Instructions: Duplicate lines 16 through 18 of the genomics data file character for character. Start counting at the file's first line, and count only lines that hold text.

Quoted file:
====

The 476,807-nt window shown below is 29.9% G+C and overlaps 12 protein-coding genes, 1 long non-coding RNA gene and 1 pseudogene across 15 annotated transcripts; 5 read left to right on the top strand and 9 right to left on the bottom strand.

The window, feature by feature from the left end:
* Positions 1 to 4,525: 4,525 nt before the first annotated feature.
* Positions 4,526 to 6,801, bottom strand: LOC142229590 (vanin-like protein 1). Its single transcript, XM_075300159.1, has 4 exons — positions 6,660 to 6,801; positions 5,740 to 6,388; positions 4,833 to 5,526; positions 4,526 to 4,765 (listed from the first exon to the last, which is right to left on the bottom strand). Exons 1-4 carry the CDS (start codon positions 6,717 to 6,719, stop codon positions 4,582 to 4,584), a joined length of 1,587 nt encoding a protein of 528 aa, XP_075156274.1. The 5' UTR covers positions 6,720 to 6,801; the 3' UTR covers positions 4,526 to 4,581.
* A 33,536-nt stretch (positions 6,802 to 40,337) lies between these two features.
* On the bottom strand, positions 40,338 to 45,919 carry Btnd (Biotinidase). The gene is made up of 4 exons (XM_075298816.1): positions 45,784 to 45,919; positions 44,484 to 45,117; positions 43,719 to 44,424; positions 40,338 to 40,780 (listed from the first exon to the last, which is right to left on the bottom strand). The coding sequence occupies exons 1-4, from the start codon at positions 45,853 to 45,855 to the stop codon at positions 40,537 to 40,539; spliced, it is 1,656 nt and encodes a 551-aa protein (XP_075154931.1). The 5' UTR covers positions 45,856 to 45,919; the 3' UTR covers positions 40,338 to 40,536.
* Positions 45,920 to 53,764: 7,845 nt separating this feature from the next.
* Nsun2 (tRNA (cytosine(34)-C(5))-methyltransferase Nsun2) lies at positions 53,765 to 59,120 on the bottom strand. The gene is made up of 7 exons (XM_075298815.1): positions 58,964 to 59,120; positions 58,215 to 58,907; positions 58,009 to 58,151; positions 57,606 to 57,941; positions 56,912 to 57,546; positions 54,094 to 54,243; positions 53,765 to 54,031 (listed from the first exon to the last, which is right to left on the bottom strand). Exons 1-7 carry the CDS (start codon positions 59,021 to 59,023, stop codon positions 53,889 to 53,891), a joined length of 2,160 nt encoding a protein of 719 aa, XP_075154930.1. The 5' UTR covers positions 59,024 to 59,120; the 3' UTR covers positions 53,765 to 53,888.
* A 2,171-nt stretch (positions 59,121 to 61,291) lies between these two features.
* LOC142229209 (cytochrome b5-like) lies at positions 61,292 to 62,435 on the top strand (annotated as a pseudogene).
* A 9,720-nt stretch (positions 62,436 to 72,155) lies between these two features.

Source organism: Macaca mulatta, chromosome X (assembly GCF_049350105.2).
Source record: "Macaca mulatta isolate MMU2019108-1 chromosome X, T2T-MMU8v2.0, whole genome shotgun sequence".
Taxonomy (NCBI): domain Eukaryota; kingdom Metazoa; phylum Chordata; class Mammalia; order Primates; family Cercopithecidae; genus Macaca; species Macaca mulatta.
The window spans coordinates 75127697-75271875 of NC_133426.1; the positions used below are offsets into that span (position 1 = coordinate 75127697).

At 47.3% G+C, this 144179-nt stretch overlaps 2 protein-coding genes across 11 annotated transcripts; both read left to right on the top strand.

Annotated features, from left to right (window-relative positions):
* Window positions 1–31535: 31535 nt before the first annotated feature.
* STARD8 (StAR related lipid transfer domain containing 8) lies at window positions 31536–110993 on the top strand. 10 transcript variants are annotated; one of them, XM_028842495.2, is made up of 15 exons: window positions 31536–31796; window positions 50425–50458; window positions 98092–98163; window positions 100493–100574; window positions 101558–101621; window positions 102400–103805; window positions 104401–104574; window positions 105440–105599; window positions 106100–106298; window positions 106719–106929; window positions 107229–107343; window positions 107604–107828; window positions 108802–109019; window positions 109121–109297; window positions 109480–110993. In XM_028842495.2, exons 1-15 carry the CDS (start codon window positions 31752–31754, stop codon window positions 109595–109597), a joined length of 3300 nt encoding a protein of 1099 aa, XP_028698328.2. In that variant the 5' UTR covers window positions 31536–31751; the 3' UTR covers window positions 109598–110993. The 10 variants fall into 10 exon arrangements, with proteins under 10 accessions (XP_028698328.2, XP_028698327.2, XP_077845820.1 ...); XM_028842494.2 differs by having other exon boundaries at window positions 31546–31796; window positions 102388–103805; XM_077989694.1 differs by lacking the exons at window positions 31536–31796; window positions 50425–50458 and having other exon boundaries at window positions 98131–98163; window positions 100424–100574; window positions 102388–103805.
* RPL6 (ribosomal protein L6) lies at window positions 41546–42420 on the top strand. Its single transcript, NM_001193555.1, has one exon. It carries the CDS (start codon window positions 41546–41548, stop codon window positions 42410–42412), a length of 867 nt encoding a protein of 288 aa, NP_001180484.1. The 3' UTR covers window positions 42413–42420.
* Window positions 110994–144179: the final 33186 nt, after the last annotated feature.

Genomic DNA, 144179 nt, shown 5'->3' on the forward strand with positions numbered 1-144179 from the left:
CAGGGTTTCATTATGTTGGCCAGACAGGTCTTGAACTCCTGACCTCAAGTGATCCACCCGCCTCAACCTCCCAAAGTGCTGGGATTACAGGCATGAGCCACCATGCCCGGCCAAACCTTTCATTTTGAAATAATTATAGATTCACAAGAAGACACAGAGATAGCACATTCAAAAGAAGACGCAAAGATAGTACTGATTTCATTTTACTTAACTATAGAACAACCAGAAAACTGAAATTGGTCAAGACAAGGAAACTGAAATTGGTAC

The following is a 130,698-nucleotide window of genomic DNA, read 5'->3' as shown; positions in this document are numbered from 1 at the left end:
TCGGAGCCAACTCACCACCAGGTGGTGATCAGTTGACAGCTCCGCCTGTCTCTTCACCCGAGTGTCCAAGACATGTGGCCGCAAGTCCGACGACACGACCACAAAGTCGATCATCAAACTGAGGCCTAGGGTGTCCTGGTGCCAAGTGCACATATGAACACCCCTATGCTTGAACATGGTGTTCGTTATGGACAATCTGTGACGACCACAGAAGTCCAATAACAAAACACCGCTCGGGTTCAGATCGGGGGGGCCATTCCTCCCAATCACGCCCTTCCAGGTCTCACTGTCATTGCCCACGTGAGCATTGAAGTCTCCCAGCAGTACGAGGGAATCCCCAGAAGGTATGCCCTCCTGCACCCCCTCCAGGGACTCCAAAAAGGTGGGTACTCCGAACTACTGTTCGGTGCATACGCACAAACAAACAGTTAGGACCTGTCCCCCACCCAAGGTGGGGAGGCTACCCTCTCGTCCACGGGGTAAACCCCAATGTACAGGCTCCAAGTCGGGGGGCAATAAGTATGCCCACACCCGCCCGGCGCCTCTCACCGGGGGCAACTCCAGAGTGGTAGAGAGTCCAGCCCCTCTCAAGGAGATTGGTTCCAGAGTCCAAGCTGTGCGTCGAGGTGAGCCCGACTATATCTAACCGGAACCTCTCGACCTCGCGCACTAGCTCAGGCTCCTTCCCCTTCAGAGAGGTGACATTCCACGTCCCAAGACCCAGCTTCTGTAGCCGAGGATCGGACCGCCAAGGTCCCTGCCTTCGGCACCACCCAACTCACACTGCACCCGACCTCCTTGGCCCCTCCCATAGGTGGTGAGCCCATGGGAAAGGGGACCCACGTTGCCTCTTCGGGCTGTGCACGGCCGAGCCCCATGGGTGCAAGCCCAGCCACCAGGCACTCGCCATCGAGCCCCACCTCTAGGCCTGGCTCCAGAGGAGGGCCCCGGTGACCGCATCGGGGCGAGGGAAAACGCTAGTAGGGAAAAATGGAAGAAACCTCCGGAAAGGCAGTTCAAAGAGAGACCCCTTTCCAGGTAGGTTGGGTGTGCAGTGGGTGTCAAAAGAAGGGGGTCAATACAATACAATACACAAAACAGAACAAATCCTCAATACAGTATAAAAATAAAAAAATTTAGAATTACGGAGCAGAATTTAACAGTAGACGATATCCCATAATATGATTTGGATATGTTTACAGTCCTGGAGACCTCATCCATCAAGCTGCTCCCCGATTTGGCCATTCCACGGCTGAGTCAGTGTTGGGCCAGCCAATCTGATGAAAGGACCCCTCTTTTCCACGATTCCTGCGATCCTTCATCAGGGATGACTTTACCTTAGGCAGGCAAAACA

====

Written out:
At 47.3% G+C, this 144179-nt stretch overlaps 2 protein-coding genes across 11 annotated transcripts; both read left to right on the top strand.

Annotated features, from left to right (window-relative positions):
* Window positions 1–31535: 31535 nt before the first annotated feature.